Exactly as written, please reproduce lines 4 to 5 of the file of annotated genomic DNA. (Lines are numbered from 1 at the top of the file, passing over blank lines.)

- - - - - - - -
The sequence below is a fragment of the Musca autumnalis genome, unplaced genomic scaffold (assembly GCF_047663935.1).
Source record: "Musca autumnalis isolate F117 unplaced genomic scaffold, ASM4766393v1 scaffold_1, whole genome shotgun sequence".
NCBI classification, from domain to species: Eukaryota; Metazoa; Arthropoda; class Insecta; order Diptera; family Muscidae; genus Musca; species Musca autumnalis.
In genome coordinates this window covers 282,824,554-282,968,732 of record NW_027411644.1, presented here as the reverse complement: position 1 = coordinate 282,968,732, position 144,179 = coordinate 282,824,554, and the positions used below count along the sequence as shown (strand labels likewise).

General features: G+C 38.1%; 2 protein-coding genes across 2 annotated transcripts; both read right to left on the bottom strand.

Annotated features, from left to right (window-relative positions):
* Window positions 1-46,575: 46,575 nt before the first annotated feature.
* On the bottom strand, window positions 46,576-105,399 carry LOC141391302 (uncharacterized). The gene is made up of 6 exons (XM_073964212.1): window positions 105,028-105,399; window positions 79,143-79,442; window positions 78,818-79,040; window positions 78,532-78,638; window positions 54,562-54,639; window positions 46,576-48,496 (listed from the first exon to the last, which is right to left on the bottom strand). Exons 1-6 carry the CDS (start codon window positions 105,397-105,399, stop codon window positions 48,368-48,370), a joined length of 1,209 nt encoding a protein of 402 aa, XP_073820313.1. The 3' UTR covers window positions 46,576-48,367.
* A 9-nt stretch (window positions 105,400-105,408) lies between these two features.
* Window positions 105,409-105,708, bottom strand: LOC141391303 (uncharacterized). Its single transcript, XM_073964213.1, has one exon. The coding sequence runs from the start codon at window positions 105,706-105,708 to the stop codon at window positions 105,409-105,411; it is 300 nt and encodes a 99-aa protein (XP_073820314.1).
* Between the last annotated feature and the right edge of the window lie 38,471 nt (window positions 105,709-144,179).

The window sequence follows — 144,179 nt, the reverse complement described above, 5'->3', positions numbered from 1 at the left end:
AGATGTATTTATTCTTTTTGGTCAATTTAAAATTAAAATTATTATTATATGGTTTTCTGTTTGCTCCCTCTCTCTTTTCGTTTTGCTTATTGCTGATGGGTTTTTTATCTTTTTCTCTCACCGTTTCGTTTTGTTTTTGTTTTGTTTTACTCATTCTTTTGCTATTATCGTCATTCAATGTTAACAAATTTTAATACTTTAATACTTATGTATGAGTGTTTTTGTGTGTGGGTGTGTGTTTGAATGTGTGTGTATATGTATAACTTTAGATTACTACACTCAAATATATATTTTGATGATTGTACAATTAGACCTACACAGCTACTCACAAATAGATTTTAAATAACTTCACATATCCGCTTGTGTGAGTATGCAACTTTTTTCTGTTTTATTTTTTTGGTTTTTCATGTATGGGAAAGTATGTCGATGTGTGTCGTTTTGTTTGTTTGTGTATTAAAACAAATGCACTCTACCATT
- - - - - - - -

In genome coordinates this window covers 282,824,554-282,968,732 of record NW_027411644.1, presented here as the reverse complement: position 1 = coordinate 282,968,732, position 144,179 = coordinate 282,824,554, and the positions used below count along the sequence as shown (strand labels likewise).

General features: G+C 38.1%; 2 protein-coding genes across 2 annotated transcripts; both read right to left on the bottom strand.